Well, you know, I give the devil his due, which worked for him. He’s the last man standing.

Oh, yeah.

So, getting back to Mid-Atlantic, you came back after Magnum TA‘s car accident. And I know that’s always a difficult thing to discuss, and I’ve talked about Magnum too. How’d you hear about the accident and what was your reaction beyond the immediate shock?

Well, he and I both drove Porsche 911 Carreras and I introduced it to him and I was working for New York and Crocketts were working down in Florida and I lent him my car for a week, and he decided he had to have a 930 Turbo, so he went out and got one. And then less than a year later, he had the wreck. And that’s when I was back in Florida from the New York territory. And I just heard about him having a crash and I think I was there the second day. I came back here to shop the second day to see Terry. And, Terry and I were really close friends.

You probably first met in Florida.

Yes and it was tough seeing somebody that you know is full of life and as vibrant as Terry is and was, to see him basically just locked down in traction, his complete body. It was overwhelming.

Is there any question in your mind that he was bound for the top, he was the guy you could build a promotion around?

Oh, yeah, absolutely. He was so talented. He had great charisma and great working ability and really a physical wrestler too.

Barry Windham and Dusty Rhodes.

Barry Windham and Dusty Rhodes.

Now, when you came back, I guess this is ’86, I think if I’m remembering correctly, you actually didn’t start right at the top. Dusty Rhodes, had you work your way back up as a maybe just a learn your lesson kind of thing.

Yeah. [laughs].

But it didn’t take long before you worked your way back up to the top.

I left the Carolinas, I guess in ’80, the last of ’84. And I’d gotten a check two weeks in a row of $130. And I had Porsches and Corvettes and all that. And it was a pride thing, I couldn’t even make my payments. So, I called my old man and he called Vince and I was working there the next day. So, you know, then I had my differences with them. And then to come back, Magnum told me that he said to Dusty, “Bring Barry back. He’s the guy.” But Dusty and I were real close for so many years too, so it was just a matter of making it right to get back.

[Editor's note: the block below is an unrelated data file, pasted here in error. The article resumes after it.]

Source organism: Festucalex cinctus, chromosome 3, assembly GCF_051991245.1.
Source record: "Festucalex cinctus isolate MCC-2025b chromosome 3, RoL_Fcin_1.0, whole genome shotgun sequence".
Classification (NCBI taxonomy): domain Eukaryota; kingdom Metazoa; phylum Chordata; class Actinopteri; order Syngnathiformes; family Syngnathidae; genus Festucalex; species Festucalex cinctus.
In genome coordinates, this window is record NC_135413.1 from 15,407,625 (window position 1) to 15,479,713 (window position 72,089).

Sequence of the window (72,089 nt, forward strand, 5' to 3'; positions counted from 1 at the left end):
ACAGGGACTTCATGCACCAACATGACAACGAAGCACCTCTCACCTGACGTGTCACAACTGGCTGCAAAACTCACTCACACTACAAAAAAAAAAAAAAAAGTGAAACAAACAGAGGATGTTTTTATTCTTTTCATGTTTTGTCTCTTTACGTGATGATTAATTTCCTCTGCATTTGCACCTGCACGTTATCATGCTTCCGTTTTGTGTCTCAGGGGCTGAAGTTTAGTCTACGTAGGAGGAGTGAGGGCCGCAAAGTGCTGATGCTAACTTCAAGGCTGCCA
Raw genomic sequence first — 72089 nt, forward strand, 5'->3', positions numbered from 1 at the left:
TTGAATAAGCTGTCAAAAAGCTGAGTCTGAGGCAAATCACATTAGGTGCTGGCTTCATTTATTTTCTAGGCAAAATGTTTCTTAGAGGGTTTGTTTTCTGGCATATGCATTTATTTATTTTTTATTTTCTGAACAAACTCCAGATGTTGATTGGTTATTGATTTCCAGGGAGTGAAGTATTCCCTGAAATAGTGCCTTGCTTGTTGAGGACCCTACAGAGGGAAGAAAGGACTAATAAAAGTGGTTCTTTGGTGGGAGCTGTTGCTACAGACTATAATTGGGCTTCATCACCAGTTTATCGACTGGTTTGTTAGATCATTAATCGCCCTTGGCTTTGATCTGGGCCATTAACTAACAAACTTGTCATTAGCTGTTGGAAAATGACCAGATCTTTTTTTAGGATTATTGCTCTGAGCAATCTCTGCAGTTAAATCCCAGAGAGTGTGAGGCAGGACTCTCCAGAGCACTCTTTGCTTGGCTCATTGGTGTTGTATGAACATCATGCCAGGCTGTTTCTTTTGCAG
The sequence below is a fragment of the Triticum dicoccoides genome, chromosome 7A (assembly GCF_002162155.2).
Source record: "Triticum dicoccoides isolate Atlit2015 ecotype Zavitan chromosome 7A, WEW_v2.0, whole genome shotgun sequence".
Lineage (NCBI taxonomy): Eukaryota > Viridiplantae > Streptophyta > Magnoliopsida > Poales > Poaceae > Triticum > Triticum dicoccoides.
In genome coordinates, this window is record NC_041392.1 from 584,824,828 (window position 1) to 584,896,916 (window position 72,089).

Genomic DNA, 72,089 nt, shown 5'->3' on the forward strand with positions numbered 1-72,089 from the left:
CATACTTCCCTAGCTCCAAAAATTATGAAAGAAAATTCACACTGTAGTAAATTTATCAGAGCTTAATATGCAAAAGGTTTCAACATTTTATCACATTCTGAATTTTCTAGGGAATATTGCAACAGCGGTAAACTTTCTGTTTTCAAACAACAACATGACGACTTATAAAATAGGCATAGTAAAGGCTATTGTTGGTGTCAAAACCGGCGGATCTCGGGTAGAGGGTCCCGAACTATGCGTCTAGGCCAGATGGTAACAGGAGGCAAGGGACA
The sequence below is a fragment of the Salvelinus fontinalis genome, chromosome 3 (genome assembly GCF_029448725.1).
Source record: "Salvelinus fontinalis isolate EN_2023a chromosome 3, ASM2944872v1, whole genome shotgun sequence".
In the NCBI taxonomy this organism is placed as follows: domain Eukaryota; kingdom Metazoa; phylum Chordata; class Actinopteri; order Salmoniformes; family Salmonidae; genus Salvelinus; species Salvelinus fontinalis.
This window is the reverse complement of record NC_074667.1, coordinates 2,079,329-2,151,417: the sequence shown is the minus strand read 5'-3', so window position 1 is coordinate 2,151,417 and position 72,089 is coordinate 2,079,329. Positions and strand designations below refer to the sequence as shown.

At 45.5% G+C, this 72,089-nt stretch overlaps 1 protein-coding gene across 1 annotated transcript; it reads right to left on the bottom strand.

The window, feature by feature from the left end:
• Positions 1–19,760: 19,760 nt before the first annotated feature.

Did it take you a while before you felt coming back that you were in a spot you needed to be doing the kind of things that you wanted to do?

Well, it really didn’t take long cause I was accepted by everybody in the dressing room, so it was a natural fit and there was a big hole with Terry being gone. So, I fit in.

As a lead babyface at that time, did you like working as a babyface?

Yeah, I did.

A lot of folks always like being heel because they feel they can get away with stuff they couldn’t pull otherwise. But as you say, there was a big hole in the promotion at that time.

Yeah, up to that point, I had only been a babyface. And I knew that I’d eventually want to be a heel, but it was right to be a babyface, to be in line with Dusty and Nikita [Koloff] and those guys, to get in line with Rock ‘n’ Roll Express. So, it was the right place at the right time.

Barry Windham as The Widow maker in WWF.

Barry Windham as The Widow maker in WWF.

Now, all the fans out there always remember that in the 32nd minute of your match against Flair in Richmond, you went for a body slam and then he reversed it. And why did that happen? I’ve never found a wrestler who remembered things to that detail. That’s kind of a fan kind of thing. But in general, what was it like working with Flair, whose car you’d been driving around as a teenager?

Well, when I first started working with him in Florida, you know, I was friends with Larry, he was friends with my old man. He was best friends with my dad. And so I knew him and I trusted him in the ring right away. So was at ease, when you work with guys that a lot of times there’s a little bit of a barrier, how much trust you have with ’em, how much you can trust ’em in your body, how much they’re gonna trust you. But, you know, that was immediately broken with Ric and I, so we started right off.